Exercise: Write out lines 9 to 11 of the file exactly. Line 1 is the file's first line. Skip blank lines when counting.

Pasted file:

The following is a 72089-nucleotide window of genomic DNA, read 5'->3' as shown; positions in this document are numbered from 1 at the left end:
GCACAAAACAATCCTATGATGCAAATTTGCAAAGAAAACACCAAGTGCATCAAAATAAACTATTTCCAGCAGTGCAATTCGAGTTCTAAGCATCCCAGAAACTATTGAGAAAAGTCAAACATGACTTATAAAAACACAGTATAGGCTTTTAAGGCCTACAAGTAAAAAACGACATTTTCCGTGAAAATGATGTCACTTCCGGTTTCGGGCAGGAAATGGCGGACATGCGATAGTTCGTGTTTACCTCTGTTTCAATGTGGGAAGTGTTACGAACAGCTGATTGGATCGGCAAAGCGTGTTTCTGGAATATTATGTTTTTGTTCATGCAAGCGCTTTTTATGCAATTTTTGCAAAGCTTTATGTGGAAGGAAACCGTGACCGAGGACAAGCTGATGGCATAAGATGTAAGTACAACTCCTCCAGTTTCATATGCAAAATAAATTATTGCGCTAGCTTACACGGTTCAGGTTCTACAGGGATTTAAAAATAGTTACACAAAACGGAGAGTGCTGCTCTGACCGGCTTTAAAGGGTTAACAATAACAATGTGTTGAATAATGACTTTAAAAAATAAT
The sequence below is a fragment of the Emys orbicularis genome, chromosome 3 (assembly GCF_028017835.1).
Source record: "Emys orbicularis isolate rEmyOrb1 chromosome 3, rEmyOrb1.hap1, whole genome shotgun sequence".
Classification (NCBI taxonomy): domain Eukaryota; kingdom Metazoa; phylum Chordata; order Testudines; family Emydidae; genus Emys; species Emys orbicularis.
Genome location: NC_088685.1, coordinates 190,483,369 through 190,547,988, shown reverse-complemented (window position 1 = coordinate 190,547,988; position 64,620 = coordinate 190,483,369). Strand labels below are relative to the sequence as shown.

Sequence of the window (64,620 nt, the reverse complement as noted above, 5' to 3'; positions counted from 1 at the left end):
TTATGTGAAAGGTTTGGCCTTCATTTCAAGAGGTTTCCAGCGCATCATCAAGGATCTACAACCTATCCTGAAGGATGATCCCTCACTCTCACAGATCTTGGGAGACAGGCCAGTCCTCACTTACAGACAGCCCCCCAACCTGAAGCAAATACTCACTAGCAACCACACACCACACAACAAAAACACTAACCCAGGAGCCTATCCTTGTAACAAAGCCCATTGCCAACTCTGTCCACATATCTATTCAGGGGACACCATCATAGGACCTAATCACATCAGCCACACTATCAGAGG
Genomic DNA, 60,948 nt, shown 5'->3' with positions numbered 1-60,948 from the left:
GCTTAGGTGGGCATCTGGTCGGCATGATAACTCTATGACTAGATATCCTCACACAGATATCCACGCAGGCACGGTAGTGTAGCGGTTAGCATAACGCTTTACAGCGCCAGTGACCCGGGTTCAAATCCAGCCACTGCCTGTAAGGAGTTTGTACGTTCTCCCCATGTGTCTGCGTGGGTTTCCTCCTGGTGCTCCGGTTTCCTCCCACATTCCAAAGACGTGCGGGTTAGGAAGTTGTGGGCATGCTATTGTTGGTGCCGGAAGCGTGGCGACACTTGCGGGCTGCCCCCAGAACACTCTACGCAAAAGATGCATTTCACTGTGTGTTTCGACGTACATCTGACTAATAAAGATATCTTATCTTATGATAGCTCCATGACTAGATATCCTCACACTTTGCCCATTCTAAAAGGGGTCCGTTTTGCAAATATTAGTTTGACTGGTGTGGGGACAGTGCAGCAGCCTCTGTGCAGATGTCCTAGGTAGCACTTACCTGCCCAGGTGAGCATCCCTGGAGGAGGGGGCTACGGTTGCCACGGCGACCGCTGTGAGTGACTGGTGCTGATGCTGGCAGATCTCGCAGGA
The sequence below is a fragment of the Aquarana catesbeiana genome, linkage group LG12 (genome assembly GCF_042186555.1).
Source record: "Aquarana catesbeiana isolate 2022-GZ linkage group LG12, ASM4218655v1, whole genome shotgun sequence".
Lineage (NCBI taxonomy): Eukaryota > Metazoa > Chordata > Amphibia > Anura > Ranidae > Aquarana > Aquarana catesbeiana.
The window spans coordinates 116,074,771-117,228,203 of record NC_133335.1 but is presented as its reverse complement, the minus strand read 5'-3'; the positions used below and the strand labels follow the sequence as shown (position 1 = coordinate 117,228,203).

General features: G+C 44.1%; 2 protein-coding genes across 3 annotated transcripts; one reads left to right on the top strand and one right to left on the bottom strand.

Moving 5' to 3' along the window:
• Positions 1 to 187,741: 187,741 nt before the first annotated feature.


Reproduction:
Genomic DNA, 60,948 nt, shown 5'->3' with positions numbered 1-60,948 from the left:
GCTTAGGTGGGCATCTGGTCGGCATGATAACTCTATGACTAGATATCCTCACACAGATATCCACGCAGGCACGGTAGTGTAGCGGTTAGCATAACGCTTTACAGCGCCAGTGACCCGGGTTCAAATCCAGCCACTGCCTGTAAGGAGTTTGTACGTTCTCCCCATGTGTCTGCGTGGGTTTCCTCCTGGTGCTCCGGTTTCCTCCCACATTCCAAAGACGTGCGGGTTAGGAAGTTGTGGGCATGCTATTGTTGGTGCCGGAAGCGTGGCGACACTTGCGGGCTGCCCCCAGAACACTCTACGCAAAAGATGCATTTCACTGTGTGTTTCGACGTACATCTGACTAATAAAGATATCTTATCTTATGATAGCTCCATGACTAGATATCCTCACACTTTGCCCATTCTAAAAGGGGTCCGTTTTGCAAATATTAGTTTGACTGGTGTGGGGACAGTGCAGCAGCCTCTGTGCAGATGTCCTAGGTAGCACTTACCTGCCCAGGTGAGCATCCCTGGAGGAGGGGGCTACGGTTGCCACGGCGACCGCTGTGAGTGACTGGTGCTGATGCTGGCAGATCTCGCAGGA
The sequence below is a fragment of the Aquarana catesbeiana genome, linkage group LG12 (genome assembly GCF_042186555.1).